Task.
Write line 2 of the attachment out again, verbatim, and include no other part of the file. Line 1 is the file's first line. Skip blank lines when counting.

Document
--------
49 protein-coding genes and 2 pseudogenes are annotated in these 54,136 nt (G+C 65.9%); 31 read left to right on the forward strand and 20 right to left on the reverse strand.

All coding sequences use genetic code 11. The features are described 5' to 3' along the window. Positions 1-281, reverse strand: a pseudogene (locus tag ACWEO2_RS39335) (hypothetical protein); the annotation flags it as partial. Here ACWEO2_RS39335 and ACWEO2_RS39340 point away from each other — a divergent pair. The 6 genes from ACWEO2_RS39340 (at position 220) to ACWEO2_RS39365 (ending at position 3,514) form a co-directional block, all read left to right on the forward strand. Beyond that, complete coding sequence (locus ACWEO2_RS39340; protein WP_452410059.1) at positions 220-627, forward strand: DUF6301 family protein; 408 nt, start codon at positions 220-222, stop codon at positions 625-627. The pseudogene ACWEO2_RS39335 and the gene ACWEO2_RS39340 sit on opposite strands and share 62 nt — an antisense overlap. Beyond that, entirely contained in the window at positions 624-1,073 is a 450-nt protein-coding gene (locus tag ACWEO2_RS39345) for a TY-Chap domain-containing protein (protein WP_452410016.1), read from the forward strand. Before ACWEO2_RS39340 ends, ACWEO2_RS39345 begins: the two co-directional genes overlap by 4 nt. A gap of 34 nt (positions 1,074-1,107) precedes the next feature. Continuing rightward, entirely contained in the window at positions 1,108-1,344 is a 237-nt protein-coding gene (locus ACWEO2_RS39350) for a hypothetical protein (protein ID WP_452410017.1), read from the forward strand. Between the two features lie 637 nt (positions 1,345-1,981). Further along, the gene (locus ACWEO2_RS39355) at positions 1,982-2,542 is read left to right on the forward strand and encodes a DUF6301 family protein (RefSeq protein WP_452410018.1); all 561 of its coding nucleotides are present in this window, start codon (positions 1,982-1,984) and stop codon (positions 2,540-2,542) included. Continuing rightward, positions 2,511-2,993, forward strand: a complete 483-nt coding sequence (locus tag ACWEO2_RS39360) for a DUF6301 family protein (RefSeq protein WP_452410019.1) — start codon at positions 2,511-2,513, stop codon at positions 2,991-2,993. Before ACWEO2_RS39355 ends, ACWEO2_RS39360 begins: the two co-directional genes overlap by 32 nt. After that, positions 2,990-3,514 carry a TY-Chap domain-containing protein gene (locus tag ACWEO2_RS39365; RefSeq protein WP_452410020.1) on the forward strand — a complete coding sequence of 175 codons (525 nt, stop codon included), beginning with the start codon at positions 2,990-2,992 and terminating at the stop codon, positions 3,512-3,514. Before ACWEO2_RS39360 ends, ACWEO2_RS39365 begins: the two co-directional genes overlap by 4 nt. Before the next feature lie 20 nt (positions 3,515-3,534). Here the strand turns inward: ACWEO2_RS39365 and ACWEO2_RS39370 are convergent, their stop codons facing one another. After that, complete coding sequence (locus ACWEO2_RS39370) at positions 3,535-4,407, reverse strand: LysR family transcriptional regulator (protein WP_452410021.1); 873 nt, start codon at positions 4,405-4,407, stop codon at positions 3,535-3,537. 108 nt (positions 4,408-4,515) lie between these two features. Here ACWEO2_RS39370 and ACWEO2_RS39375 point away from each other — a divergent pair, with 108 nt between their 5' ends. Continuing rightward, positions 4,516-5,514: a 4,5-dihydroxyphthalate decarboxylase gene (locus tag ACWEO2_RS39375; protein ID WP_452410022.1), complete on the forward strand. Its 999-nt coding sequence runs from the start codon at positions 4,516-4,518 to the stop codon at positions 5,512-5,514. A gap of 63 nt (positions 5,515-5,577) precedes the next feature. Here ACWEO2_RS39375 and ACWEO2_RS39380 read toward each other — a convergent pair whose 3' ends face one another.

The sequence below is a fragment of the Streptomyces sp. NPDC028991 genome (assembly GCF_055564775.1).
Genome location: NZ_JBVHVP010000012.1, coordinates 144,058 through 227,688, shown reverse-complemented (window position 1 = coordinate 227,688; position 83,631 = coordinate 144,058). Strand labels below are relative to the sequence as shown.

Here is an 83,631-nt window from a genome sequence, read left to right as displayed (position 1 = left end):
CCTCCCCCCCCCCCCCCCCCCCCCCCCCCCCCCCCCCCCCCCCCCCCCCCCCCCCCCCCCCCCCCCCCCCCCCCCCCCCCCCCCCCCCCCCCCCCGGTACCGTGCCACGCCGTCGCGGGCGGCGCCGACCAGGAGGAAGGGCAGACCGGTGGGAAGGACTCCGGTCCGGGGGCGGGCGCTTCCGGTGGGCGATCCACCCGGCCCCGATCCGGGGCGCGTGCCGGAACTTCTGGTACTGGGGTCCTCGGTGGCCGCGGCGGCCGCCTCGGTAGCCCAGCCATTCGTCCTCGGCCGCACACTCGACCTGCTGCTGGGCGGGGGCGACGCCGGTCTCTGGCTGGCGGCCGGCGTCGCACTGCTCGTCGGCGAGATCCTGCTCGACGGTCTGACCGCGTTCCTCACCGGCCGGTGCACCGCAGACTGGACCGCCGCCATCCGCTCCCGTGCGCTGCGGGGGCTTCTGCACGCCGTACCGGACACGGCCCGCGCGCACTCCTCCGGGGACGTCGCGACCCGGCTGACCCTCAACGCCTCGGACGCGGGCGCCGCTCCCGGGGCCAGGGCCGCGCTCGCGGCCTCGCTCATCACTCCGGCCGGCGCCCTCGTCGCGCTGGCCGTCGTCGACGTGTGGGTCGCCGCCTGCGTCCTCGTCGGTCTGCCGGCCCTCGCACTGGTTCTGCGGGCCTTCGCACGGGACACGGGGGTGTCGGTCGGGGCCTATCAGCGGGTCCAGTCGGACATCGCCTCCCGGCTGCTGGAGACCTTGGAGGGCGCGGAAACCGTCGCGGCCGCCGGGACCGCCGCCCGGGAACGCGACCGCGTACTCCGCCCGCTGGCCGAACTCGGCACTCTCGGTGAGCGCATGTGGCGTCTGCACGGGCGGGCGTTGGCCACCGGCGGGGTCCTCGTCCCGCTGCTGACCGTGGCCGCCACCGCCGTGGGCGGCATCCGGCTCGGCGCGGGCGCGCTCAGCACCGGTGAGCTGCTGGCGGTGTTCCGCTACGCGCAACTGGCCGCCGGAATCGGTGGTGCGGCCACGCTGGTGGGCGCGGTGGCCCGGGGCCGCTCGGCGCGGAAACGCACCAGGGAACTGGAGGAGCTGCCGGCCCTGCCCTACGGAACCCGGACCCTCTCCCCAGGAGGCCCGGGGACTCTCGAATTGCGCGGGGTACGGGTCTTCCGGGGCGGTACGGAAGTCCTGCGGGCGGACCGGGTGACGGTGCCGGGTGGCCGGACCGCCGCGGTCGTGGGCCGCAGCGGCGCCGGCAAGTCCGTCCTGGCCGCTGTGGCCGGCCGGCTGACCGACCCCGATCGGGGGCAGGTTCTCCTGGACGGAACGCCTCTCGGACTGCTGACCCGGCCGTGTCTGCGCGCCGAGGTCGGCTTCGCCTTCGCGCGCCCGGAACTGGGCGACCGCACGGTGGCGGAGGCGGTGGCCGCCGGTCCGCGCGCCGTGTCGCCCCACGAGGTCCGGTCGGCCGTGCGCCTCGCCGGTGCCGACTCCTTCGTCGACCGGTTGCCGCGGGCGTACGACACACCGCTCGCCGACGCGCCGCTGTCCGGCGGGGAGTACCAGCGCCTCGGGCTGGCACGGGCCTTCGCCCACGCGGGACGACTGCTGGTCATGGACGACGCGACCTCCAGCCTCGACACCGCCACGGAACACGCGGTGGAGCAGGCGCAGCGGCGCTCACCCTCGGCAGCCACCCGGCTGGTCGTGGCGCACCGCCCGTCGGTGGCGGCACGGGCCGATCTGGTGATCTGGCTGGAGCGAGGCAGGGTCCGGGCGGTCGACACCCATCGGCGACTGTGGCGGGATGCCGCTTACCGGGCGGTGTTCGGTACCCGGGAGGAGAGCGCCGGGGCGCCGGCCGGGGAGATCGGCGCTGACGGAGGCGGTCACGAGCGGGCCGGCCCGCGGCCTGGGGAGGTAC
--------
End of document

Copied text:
All coding sequences use genetic code 11. The features are described 5' to 3' along the window. Positions 1-281, reverse strand: a pseudogene (locus tag ACWEO2_RS39335) (hypothetical protein); the annotation flags it as partial. Here ACWEO2_RS39335 and ACWEO2_RS39340 point away from each other — a divergent pair. The 6 genes from ACWEO2_RS39340 (at position 220) to ACWEO2_RS39365 (ending at position 3,514) form a co-directional block, all read left to right on the forward strand. Beyond that, complete coding sequence (locus ACWEO2_RS39340; protein WP_452410059.1) at positions 220-627, forward strand: DUF6301 family protein; 408 nt, start codon at positions 220-222, stop codon at positions 625-627. The pseudogene ACWEO2_RS39335 and the gene ACWEO2_RS39340 sit on opposite strands and share 62 nt — an antisense overlap. Beyond that, entirely contained in the window at positions 624-1,073 is a 450-nt protein-coding gene (locus tag ACWEO2_RS39345) for a TY-Chap domain-containing protein (protein WP_452410016.1), read from the forward strand. Before ACWEO2_RS39340 ends, ACWEO2_RS39345 begins: the two co-directional genes overlap by 4 nt. A gap of 34 nt (positions 1,074-1,107) precedes the next feature. Continuing rightward, entirely contained in the window at positions 1,108-1,344 is a 237-nt protein-coding gene (locus ACWEO2_RS39350) for a hypothetical protein (protein ID WP_452410017.1), read from the forward strand. Between the two features lie 637 nt (positions 1,345-1,981). Further along, the gene (locus ACWEO2_RS39355) at positions 1,982-2,542 is read left to right on the forward strand and encodes a DUF6301 family protein (RefSeq protein WP_452410018.1); all 561 of its coding nucleotides are present in this window, start codon (positions 1,982-1,984) and stop codon (positions 2,540-2,542) included. Continuing rightward, positions 2,511-2,993, forward strand: a complete 483-nt coding sequence (locus tag ACWEO2_RS39360) for a DUF6301 family protein (RefSeq protein WP_452410019.1) — start codon at positions 2,511-2,513, stop codon at positions 2,991-2,993. Before ACWEO2_RS39355 ends, ACWEO2_RS39360 begins: the two co-directional genes overlap by 32 nt. After that, positions 2,990-3,514 carry a TY-Chap domain-containing protein gene (locus tag ACWEO2_RS39365; RefSeq protein WP_452410020.1) on the forward strand — a complete coding sequence of 175 codons (525 nt, stop codon included), beginning with the start codon at positions 2,990-2,992 and terminating at the stop codon, positions 3,512-3,514. Before ACWEO2_RS39360 ends, ACWEO2_RS39365 begins: the two co-directional genes overlap by 4 nt. Before the next feature lie 20 nt (positions 3,515-3,534). Here the strand turns inward: ACWEO2_RS39365 and ACWEO2_RS39370 are convergent, their stop codons facing one another. After that, complete coding sequence (locus ACWEO2_RS39370) at positions 3,535-4,407, reverse strand: LysR family transcriptional regulator (protein WP_452410021.1); 873 nt, start codon at positions 4,405-4,407, stop codon at positions 3,535-3,537. 108 nt (positions 4,408-4,515) lie between these two features. Here ACWEO2_RS39370 and ACWEO2_RS39375 point away from each other — a divergent pair, with 108 nt between their 5' ends. Continuing rightward, positions 4,516-5,514: a 4,5-dihydroxyphthalate decarboxylase gene (locus tag ACWEO2_RS39375; protein ID WP_452410022.1), complete on the forward strand. Its 999-nt coding sequence runs from the start codon at positions 4,516-4,518 to the stop codon at positions 5,512-5,514. A gap of 63 nt (positions 5,515-5,577) precedes the next feature. Here ACWEO2_RS39375 and ACWEO2_RS39380 read toward each other — a convergent pair whose 3' ends face one another.